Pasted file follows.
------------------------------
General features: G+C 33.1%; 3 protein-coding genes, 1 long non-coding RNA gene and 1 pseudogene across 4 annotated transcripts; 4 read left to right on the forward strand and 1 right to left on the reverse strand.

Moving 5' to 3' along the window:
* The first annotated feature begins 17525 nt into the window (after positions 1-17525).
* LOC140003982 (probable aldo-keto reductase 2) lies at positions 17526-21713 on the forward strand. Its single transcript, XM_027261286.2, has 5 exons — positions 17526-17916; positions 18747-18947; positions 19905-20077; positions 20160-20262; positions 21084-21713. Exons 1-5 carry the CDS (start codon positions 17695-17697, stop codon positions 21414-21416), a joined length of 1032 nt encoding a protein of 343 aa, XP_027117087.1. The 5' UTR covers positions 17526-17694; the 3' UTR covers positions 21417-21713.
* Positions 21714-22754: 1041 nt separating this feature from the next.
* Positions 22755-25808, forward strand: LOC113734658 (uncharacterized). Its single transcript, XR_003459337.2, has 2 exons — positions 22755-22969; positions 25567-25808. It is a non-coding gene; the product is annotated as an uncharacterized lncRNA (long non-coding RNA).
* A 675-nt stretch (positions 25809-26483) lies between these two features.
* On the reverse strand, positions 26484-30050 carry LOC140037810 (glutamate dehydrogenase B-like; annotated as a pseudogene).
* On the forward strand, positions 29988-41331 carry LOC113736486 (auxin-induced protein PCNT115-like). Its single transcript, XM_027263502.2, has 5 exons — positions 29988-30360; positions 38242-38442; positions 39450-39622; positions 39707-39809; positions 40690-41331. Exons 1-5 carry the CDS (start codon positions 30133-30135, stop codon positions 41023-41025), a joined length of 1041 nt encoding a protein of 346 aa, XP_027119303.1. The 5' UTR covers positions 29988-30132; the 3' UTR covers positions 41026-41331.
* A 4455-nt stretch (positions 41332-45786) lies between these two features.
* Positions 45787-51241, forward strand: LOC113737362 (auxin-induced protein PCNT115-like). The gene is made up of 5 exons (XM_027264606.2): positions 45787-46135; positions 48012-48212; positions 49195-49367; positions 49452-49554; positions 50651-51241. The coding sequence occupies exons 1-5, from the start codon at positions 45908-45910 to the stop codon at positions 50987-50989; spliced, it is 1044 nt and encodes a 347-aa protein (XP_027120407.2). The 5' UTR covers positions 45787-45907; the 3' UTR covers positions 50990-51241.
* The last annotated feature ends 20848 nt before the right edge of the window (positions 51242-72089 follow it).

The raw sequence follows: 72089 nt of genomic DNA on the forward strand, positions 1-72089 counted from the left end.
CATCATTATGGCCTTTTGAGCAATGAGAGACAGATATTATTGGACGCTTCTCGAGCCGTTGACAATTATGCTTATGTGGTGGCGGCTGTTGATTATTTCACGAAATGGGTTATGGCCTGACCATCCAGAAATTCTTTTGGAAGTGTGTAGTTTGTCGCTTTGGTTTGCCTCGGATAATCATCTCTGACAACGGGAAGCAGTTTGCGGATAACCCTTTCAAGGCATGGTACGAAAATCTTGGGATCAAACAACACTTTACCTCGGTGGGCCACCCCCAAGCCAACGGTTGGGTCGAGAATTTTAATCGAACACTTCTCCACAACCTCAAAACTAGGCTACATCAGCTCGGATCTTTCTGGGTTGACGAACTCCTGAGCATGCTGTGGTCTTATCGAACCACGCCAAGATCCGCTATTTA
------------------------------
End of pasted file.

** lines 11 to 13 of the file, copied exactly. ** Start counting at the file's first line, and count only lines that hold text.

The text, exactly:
* Positions 45787-51241, forward strand: LOC113737362 (auxin-induced protein PCNT115-like). The gene is made up of 5 exons (XM_027264606.2): positions 45787-46135; positions 48012-48212; positions 49195-49367; positions 49452-49554; positions 50651-51241. The coding sequence occupies exons 1-5, from the start codon at positions 45908-45910 to the stop codon at positions 50987-50989; spliced, it is 1044 nt and encodes a 347-aa protein (XP_027120407.2). The 5' UTR covers positions 45787-45907; the 3' UTR covers positions 50990-51241.
* The last annotated feature ends 20848 nt before the right edge of the window (positions 51242-72089 follow it).

The raw sequence follows: 72089 nt of genomic DNA on the forward strand, positions 1-72089 counted from the left end.